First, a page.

About the inner-Louisville study
The Greater Louisville Project convened an 18-member Health Advisory Group, composed of leaders from the public and private sector, including officials from Jefferson County Public Schools, the metro Department of Public Health & Wellness, major employers such as GE and Humana, local hospitals, the physician community, and neighborhood groups.
The statistical launch-point was the Louisville Metro Health Equity Report, produced by the Department of Public Health & Wellness’ Center for Health Equity. Its subtitle is “The Social Determinants of Health in Louisville Metro Neighborhoods.”
About the ‘peer city’ study
• The Greater Louisville Project used a framework created by County Health Rankings, a project supported by the Robert Wood Johnson Foundation, the nation’s largest philanthropic organization devoted to public health.
• County Health Rankings ranks health data by-county across the U.S., ranked within their state, but this is the first report to use data across competitive cities. Epidemiologists from County Health Rankings identified and provided weighting for the indicators for health outcomes, as well as indicators within each of the four factors.
0 is the best ranking
A new study based on Louisville health data reveals that your level of education and which neighborhood you call home may say a lot about how healthy you are — and how long you’ll live.
Life expectancy within the city varies by as much as 13 years — from 70 in neighborhoods west of downtown to 83 in the more affluent eastern areas.
“Are we comfortable with that? … We’re thinking the community would say, ‘No,’ ” said Christen Boone, director of the Greater Louisville Project, which is releasing the report Thursday. “It was a data point that jumped out in black and white, and begged the question, ‘What now?’ ”
The report relies on a 2011 study by Louisville Metro Health and Wellness, found that exercise, smoking and diet all played large roles in determining the quality and length of life in Louisville neighborhoods.
And it also found that Louisville fares poorly in comparison with 14 “peer cities,” ranking tenth.
Greater Louisville Project’s 2013 Special Report, “Building a Healthier Louisville,” shows Louisville ranks below Nashville and Cincinnati, but better than Indianapolis and Memphis. The top-ranked cities were Raleigh, N.C., and Omaha, Neb.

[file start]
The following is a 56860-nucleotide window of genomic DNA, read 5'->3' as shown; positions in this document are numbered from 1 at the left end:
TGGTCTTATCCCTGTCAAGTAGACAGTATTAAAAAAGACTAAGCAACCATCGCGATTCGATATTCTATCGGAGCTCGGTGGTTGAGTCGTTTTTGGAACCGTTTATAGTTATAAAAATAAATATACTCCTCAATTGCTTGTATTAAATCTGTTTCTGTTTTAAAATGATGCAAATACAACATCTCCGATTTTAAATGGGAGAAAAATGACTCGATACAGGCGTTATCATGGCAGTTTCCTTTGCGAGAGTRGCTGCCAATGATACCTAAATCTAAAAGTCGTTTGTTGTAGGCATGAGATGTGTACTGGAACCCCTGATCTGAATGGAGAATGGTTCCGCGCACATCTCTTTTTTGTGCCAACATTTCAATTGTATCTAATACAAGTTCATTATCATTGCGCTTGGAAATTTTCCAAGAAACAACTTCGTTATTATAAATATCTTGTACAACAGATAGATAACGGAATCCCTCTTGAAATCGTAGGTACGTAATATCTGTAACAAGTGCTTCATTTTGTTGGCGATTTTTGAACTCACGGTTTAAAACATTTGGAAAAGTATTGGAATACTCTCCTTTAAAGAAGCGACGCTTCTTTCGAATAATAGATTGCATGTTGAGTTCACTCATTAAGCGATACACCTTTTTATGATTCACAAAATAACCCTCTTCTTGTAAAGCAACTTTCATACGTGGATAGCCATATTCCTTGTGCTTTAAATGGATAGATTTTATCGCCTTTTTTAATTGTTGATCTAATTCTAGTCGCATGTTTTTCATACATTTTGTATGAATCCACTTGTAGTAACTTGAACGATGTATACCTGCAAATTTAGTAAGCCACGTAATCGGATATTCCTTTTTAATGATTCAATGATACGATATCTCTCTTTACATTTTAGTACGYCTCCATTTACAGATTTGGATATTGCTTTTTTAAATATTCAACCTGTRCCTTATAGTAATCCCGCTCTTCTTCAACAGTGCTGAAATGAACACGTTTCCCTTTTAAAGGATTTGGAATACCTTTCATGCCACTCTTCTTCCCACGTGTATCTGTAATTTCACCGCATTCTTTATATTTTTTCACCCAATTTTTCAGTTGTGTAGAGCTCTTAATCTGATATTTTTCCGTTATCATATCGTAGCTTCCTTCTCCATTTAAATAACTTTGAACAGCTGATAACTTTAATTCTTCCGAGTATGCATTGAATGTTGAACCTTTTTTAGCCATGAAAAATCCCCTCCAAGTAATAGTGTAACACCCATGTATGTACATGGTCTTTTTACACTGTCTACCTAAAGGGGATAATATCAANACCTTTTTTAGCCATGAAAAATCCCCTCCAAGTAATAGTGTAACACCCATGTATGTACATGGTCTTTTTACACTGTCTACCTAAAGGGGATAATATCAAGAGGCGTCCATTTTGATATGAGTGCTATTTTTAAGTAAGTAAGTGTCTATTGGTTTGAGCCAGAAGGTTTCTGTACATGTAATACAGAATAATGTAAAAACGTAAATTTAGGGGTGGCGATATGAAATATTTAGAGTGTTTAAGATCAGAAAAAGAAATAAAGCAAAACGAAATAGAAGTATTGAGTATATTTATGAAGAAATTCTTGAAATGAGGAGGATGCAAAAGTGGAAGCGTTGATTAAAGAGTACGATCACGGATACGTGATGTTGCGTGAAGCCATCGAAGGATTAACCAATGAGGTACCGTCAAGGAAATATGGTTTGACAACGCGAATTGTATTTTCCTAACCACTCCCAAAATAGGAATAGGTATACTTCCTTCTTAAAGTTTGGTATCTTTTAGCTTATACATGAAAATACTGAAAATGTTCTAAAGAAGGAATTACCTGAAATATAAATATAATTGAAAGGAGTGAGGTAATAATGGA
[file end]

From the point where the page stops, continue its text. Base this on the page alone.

The data for the health rankings, which includes such factors as how healthy people are while they’re alive and how long they live, was compiled by the University of Wisconsin Population Health Institute’s County Health Rankings.
The Greater Louisville Project compiled the data to make the argument that the health of Louisville’s residents is at the center of the community’s ability to prosper economically. A news conference to discuss the findings, and possible next steps, is scheduled for 10 a.m. Thursday at the Kentucky International Convention Center. Mayor Greg Fischer will attend.
Among individual neighborhoods in Louisville, the study provides a stark contrast, rooted in educational opportunities: Life expectancy in more highly educated areas, such as St. Matthews, Floyds Fork and Jeffersontown, was 83 years.
At the opposite end, people in 10 neighborhoods, including Portland, Algonquin, Smoketown and Phoenix Hill, can expect on average to live 70 years.
In addition to location, the findings also suggested that low-income and minority Louisvillians could expect shorter lives than wealthier, white Louisvillians.
“This report is so critical because it narrows the focus to what we need to do as a community to improve health outcomes,” said Dr. Sandra Brooks, a gynecologic oncologist at the Norton Cancer Institute and a member of the Health Advisory Group in the study.
She called it a “jumping off” point.
The report concludes that “leaders from health care, business, education, nonprofit organizations and government must support programs and policies to improve our community’s physical health. In doing so, we will ultimately improve our economic health as well.”
Education is a key to health because it improves access to doctors, leads to better choices that improve health and access to transportation and recreational facilities.
“It’s an interconnected and complex puzzle,” Boone said.
Bart Irwin and the team at the Family Centers of Louisville try to untangle that puzzle daily. The Family Centers is a nonprofit community health center that provides services regardless of a patient’s ability to pay. It serves more than 42,000 patients annually at seven locations.
Irwin, assistant director of the Portland center, wasn’t surprised by the links between education and overall health. But, he said, many of the health issues revolve around patients’ choices.
“That’s one of our frustrations, people who continue to smoke, have poor diets, and some of that is within their control,” Irwin said. “There’s an element of personal responsibility and cultural norms. It’s hard to break.”
But he also pointed out, it’s more difficult to find, for instance, fresh-produce in lower-income neighborhoods. And it’s easier to find fitness gyms in wealthier areas.
“One of the big barriers, the primary one, is access to health care,” he said. “Being uninsured, you can probably get into a health facility, and it sounds simple, doesn’t it? But access is hard because of the volume of people. It’s supply and demand.”
The study, partly paid for with a grant from the Foundation for a Healthy Kentucky, explores the connections between health and what the center calls the “Deep Drivers of Change”: Education, 21st century jobs, and the quality of place, or where you live.
“Our objective is to spark conversation,” Boone said. “To help narrow the focus and catalyze action around how Louisville can improve our physical health, and ultimately our economic health as well.”